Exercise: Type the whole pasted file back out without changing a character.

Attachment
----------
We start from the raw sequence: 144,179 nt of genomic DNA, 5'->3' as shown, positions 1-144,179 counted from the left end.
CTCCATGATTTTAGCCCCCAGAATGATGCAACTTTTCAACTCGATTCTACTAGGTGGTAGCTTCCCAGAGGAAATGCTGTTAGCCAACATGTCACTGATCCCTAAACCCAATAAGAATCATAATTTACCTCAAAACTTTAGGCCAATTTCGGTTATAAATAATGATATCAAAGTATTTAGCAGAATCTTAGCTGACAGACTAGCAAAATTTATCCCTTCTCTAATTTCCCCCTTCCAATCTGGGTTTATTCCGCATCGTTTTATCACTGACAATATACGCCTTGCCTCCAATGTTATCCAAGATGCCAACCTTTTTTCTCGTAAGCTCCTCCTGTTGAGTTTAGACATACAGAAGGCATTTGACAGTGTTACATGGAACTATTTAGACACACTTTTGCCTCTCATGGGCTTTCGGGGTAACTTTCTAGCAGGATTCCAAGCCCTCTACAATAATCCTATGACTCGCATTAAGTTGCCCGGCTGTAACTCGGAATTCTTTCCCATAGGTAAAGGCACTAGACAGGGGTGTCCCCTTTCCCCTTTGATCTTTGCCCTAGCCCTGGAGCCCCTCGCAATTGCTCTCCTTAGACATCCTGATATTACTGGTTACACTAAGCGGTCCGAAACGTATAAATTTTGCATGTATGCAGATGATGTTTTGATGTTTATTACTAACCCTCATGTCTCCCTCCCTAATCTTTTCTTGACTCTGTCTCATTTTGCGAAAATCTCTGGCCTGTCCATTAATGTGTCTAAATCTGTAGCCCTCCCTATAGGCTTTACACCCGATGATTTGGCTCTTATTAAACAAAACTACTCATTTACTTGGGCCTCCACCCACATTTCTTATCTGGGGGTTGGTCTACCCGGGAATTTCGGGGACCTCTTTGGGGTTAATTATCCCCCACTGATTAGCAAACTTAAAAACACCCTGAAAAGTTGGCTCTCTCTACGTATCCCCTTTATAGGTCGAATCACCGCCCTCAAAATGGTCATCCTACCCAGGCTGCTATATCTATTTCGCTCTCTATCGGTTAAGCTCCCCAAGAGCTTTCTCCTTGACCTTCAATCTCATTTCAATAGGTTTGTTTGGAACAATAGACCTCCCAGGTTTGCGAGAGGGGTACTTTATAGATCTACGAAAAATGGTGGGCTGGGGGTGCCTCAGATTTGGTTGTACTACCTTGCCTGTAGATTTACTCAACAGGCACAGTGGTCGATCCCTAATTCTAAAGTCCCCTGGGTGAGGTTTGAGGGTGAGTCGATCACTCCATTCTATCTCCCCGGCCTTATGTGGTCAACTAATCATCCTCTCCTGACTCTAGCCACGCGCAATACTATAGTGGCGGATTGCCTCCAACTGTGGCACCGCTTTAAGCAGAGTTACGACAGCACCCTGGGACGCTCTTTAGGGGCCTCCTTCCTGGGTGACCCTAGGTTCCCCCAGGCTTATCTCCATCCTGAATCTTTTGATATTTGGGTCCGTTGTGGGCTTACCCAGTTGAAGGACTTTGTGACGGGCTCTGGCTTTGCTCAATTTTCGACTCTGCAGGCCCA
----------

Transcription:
We start from the raw sequence: 144,179 nt of genomic DNA, 5'->3' as shown, positions 1-144,179 counted from the left end.
CTCCATGATTTTAGCCCCCAGAATGATGCAACTTTTCAACTCGATTCTACTAGGTGGTAGCTTCCCAGAGGAAATGCTGTTAGCCAACATGTCACTGATCCCTAAACCCAATAAGAATCATAATTTACCTCAAAACTTTAGGCCAATTTCGGTTATAAATAATGATATCAAAGTATTTAGCAGAATCTTAGCTGACAGACTAGCAAAATTTATCCCTTCTCTAATTTCCCCCTTCCAATCTGGGTTTATTCCGCATCGTTTTATCACTGACAATATACGCCTTGCCTCCAATGTTATCCAAGATGCCAACCTTTTTTCTCGTAAGCTCCTCCTGTTGAGTTTAGACATACAGAAGGCATTTGACAGTGTTACATGGAACTATTTAGACACACTTTTGCCTCTCATGGGCTTTCGGGGTAACTTTCTAGCAGGATTCCAAGCCCTCTACAATAATCCTATGACTCGCATTAAGTTGCCCGGCTGTAACTCGGAATTCTTTCCCATAGGTAAAGGCACTAGACAGGGGTGTCCCCTTTCCCCTTTGATCTTTGCCCTAGCCCTGGAGCCCCTCGCAATTGCTCTCCTTAGACATCCTGATATTACTGGTTACACTAAGCGGTCCGAAACGTATAAATTTTGCATGTATGCAGATGATGTTTTGATGTTTATTACTAACCCTCATGTCTCCCTCCCTAATCTTTTCTTGACTCTGTCTCATTTTGCGAAAATCTCTGGCCTGTCCATTAATGTGTCTAAATCTGTAGCCCTCCCTATAGGCTTTACACCCGATGATTTGGCTCTTATTAAACAAAACTACTCATTTACTTGGGCCTCCACCCACATTTCTTATCTGGGGGTTGGTCTACCCGGGAATTTCGGGGACCTCTTTGGGGTTAATTATCCCCCACTGATTAGCAAACTTAAAAACACCCTGAAAAGTTGGCTCTCTCTACGTATCCCCTTTATAGGTCGAATCACCGCCCTCAAAATGGTCATCCTACCCAGGCTGCTATATCTATTTCGCTCTCTATCGGTTAAGCTCCCCAAGAGCTTTCTCCTTGACCTTCAATCTCATTTCAATAGGTTTGTTTGGAACAATAGACCTCCCAGGTTTGCGAGAGGGGTACTTTATAGATCTACGAAAAATGGTGGGCTGGGGGTGCCTCAGATTTGGTTGTACTACCTTGCCTGTAGATTTACTCAACAGGCACAGTGGTCGATCCCTAATTCTAAAGTCCCCTGGGTGAGGTTTGAGGGTGAGTCGATCACTCCATTCTATCTCCCCGGCCTTATGTGGTCAACTAATCATCCTCTCCTGACTCTAGCCACGCGCAATACTATAGTGGCGGATTGCCTCCAACTGTGGCACCGCTTTAAGCAGAGTTACGACAGCACCCTGGGACGCTCTTTAGGGGCCTCCTTCCTGGGTGACCCTAGGTTCCCCCAGGCTTATCTCCATCCTGAATCTTTTGATATTTGGGTCCGTTGTGGGCTTACCCAGTTGAAGGACTTTGTGACGGGCTCTGGCTTTGCTCAATTTTCGACTCTGCAGGCCCA